These days, clean energy ranks right up there with Mom, apple pie and ice cream as an All-American attribute. You can barely sit through a TV show, listen to the radio, or even read a blog without coming across an ad from someone extolling the virtues of some "clean" energy form or another.
Never mind that some of them—from nuclear power to "clean" coal—bear no resemblance to the cleanest solutions like wind, solar and energy efficiency. Some industries have more money to spend on ads than others....
But clean energy has become All-American for good reason: we need clean energy for the 21st century. I’m a huge clean energy advocate, and I spend my days working to encourage implementation of clean, sustainable energy technologies.
So what could be more virtuous than a federal Clean Energy Bank? On the surface, the idea sounds perfect: the federal government would set up a bank to support the development and implementation of clean energy technologies, especially those that private investors can’t or won’t fund. In fact, it’s so perfect the Senate Energy Committee has already approved the concept as part of its upcoming energy bill, and the House Energy Committee is considering adding a Clean Energy Bank proposal from genuinely clean energy advocate Rep. Jay Inslee (D-WA) to the Waxman-Markey cap and trade climate bill.
So why is the environmental community lining up to oppose the Clean Energy Bank and considering it must-defeat legislation?
Well, there are a couple of teeny-tiny little problems with the concept as written in both the Senate energy bill and Inslee bill in the House. Kind of like there were teeny-tiny little problems with unregulated derivatives trading, or lack of federal oversight and regulation, or corporate greed, that brought our economy to its knees last October.
It is not at all far-fetched—indeed, it’s completely foreseeable—that, as the Clean Energy Bank legislation is currently written, we could see trillion dollar or more taxpayer bailouts of "clean energy" technologies within the next decade. You didn’t like TARP? Wait until taxpayers have to bail out the likes of Duke Power, UniStar Nuclear, Southern Company and even your local mom and pop solar and wind concerns at levels that would make even Citigroup or General Motors blush—except that there are a lot more "clean energy" companies and projects out there than there are national banks or car manufacturers.
I could be wrong, of course, but it’s my personal wild guess that taxpayers are getting a little tired of bailing out corporate America. And, if you follow my personal wild guess reasoning, the idea that taxpayers might be forced to bail out a trillion dollars, or even a few hundred billion, in "clean energy" failures would probably destroy any hopes of building a genuinely sustainable energy economy or effectively dealing with the climate crisis; not to mention, coming on the heels of what we are still going through as an economy, raising the specter of permanent recession. And, of course, any presidential administration that oversees such an eventuality is not likely to be around to cope with the next such eventuality. These are high stakes, folks, and all from the innocuous, even virtuous-sounding, Clean Energy Bank.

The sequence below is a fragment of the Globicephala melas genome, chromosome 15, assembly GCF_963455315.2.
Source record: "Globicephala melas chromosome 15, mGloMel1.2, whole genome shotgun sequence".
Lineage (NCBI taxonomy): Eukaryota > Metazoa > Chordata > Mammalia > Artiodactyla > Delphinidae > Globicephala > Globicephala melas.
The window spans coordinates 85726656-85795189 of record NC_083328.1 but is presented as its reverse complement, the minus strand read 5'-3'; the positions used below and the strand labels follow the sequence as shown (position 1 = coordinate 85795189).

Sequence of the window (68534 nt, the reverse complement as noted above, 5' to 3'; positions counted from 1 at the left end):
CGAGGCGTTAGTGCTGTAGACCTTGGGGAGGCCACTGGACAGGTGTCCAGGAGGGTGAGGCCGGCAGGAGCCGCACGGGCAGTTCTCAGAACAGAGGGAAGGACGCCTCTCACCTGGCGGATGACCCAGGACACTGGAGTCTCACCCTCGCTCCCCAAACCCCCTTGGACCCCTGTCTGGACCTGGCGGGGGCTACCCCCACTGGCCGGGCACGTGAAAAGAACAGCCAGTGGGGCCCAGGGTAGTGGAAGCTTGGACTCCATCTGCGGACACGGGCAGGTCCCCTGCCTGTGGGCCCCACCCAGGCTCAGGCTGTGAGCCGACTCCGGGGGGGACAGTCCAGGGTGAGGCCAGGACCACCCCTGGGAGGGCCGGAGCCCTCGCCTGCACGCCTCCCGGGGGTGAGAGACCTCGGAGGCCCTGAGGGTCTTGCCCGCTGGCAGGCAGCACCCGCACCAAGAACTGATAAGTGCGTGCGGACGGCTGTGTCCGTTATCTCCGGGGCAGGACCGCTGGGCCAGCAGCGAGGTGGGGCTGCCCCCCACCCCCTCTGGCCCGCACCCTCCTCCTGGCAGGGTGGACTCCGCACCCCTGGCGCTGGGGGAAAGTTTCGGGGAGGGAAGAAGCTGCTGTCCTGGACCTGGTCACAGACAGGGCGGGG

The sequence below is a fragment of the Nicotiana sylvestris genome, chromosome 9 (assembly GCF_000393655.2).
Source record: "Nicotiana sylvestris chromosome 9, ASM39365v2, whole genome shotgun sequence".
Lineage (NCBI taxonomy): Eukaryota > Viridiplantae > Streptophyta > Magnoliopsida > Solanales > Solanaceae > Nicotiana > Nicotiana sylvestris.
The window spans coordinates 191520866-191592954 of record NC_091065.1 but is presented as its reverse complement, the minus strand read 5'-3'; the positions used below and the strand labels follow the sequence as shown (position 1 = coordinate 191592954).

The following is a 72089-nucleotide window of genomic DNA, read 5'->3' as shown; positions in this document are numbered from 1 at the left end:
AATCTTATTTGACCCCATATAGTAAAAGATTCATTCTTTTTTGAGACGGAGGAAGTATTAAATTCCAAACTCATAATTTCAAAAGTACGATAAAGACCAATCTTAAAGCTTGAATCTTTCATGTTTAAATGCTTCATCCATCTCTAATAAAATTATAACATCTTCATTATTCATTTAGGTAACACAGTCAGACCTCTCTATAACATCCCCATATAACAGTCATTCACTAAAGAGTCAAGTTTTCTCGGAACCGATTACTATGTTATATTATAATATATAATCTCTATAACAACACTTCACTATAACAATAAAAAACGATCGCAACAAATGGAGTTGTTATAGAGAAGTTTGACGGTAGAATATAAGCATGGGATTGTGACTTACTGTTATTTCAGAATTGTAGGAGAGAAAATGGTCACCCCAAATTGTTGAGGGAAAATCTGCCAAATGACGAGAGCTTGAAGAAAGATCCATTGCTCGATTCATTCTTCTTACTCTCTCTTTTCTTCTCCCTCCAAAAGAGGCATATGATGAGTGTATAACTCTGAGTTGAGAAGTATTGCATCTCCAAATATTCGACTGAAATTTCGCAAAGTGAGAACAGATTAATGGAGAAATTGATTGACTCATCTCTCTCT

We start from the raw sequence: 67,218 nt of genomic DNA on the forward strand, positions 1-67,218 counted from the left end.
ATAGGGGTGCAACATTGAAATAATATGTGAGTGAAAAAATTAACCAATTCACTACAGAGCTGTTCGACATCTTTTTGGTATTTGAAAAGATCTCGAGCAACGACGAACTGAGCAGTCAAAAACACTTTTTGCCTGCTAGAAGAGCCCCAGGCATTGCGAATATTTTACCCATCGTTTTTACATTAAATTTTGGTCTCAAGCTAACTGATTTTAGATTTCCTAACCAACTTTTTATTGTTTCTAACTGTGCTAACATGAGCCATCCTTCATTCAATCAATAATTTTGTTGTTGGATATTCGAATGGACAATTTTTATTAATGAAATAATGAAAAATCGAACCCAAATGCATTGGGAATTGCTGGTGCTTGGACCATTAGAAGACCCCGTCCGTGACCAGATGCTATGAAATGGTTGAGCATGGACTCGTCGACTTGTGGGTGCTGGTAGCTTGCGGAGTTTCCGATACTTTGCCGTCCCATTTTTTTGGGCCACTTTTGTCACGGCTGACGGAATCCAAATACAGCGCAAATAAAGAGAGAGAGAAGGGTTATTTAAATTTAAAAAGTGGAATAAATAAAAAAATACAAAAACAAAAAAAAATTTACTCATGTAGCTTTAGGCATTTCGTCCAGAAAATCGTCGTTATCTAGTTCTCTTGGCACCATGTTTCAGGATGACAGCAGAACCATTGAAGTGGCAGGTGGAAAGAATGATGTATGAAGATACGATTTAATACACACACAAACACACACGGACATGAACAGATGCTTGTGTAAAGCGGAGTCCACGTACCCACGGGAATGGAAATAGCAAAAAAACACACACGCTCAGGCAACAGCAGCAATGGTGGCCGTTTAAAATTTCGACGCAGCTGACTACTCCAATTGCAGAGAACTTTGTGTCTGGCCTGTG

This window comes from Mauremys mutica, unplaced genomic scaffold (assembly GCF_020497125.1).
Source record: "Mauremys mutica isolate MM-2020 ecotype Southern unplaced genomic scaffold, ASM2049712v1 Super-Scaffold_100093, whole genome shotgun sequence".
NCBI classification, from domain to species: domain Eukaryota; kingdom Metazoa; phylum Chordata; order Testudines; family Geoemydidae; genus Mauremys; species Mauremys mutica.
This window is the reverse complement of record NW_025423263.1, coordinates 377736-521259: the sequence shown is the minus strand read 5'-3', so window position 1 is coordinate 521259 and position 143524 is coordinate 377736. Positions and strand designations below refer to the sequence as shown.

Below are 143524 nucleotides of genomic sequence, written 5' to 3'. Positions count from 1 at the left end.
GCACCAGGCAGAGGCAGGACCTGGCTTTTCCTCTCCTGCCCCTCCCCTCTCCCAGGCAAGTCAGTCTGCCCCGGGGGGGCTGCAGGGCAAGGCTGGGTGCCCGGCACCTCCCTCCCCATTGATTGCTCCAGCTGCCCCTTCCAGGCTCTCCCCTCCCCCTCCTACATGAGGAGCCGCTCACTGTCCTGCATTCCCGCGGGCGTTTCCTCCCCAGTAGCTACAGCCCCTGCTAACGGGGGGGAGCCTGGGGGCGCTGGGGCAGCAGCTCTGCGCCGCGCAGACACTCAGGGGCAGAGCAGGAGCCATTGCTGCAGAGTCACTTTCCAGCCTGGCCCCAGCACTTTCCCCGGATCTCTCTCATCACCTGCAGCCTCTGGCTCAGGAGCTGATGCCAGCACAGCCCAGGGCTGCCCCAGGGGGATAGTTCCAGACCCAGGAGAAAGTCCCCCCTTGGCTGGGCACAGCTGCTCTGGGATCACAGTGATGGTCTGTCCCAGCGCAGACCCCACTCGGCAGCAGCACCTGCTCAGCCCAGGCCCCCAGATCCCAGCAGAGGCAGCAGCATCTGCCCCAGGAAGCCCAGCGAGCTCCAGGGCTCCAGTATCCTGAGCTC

THE DEVIL IS ALWAYS IN THE DETAILS
A thousand mea culpas. This should have been posted and distributed a few weeks ago, before the Senate Energy Committee even started considering Senate Energy Committee Chairman Jeff Bingaman’s (D-NM) proposal to add a Clean Energy Deployment Administration to his energy bill. But we missed it, and so did everyone else, except, perhaps, the Nuclear Energy Institute.
Let’s face it: it’s pretty tough for environmentalists to oppose something called a Clean Energy Bank, or even a Clean Energy Development Administration, which is starting to sound a little more bureaucratic. Maybe we just wanted to believe.
But here’s the reality: Sen. Bingaman’s Clean Energy Bank bill would provide more concrete government backing for dirty energy technologies than anything any lobbyist for the nuclear power or coal industries could have dreamed of even a year ago. And here’s the rub: even if the Bank funded only renewable energy and energy efficiency technologies, it would still be an economy-wrecker. It is simply unacceptable on any grounds.
And here is why: ‘‘(3) RELATION TO OTHER LAWS.—Section 14 504(b) of the Federal Credit Reform Act of 1990 (215 U.S.C. 661c(b)) shall not apply to a loan or loan guarantee under this section.’’.
What this seeming gobbledygook actually means is that there is NO limit—none whatsoever—to the amount of money that can be directed to "clean energy" technologies by this proposed bank. $10 billion? No problem. $100 Billion? No problem. $1 Trillion? NO PROBLEM!
(We have to wonder if Rep. Inslee—a strong clean energy advocate and not exactly a good friend of the nuclear industry—might have missed the implications too; perhaps he hasn’t fully realized that his bank legislation, which was modeled after Bingaman’s, would set up an unlimited slush fund for the nuclear power industry)
The Bingaman Clean Energy Bank bill, as well as Inslee’s bill (which is nearly identical, with one minor improvement), would authorize this new entity—the Clean Energy Development Administration, which would have an administrator and a nine-member Board of Directors, and virtually no other oversight—to issue as much money in taxpayer-backed loan guarantees as it feels like for any projects that might fall under an exceedingly broad "clean energy" definition.